The London & South East Health Informatics Specialist Group of the BCS organised a lively and humerous debate, asking the audience to consider the motion: This house believes that real innovation using ICT in healthcare delivery is driven by clinicians rather than informaticians.

Before the speakers were able no put their case for or against the motion a vote was taken – with 18 voting in favour and 4 against the motion.
Simon Dodds, a vascular surgeon and computer scientist, then proposed the motion by describing the charcteristics of an innovator and using his experience (and prizes) to support the case. Ian Hebert countered these arguments by suggesting that clinicians get tunnel vision which limits innovaton & suggesting that good code is needed to enable diffusion of innovation – however being aware of what is possible is key for all. He suggested that C4H is a good example of trying to innovate without clinicians. Mark Outhwaite asked the audience to seriously consider the issues and argued that only clinicans can truely understand the interaction with patients and therefore the innovations that are needed. The final presentation was from Colin Jervis who gave some good examples of poor records and suggested that innovation is not about ideas but about implementation.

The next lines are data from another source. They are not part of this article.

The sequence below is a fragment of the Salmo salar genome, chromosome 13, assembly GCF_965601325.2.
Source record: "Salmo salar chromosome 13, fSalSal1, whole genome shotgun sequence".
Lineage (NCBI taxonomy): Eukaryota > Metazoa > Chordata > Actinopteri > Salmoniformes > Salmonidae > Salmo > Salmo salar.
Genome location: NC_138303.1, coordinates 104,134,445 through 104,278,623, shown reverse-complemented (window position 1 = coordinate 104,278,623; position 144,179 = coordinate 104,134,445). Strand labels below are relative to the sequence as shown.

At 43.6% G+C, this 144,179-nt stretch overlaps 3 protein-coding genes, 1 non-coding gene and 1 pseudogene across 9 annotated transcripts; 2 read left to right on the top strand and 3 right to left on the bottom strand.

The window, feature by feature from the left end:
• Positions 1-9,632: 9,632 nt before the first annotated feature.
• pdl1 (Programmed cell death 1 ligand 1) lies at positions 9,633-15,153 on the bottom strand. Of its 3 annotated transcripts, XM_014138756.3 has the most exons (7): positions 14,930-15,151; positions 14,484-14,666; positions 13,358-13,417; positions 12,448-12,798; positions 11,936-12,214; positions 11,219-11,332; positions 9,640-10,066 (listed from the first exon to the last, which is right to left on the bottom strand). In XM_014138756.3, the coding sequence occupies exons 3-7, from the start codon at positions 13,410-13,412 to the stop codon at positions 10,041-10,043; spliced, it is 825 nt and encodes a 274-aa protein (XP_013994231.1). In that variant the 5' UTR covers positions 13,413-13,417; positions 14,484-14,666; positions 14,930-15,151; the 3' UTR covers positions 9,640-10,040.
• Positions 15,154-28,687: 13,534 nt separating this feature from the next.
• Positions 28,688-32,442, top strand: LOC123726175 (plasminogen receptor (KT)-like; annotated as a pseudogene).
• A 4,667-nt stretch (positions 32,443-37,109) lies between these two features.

The micorphone was then turned over to the audience with varied and very relevant contributions from a range of people, both clinicans and informaticians, to argue various points, before the lead proponents and opponent of the motion summed p.

The final vote was 18 in favour and 9 against the motion.

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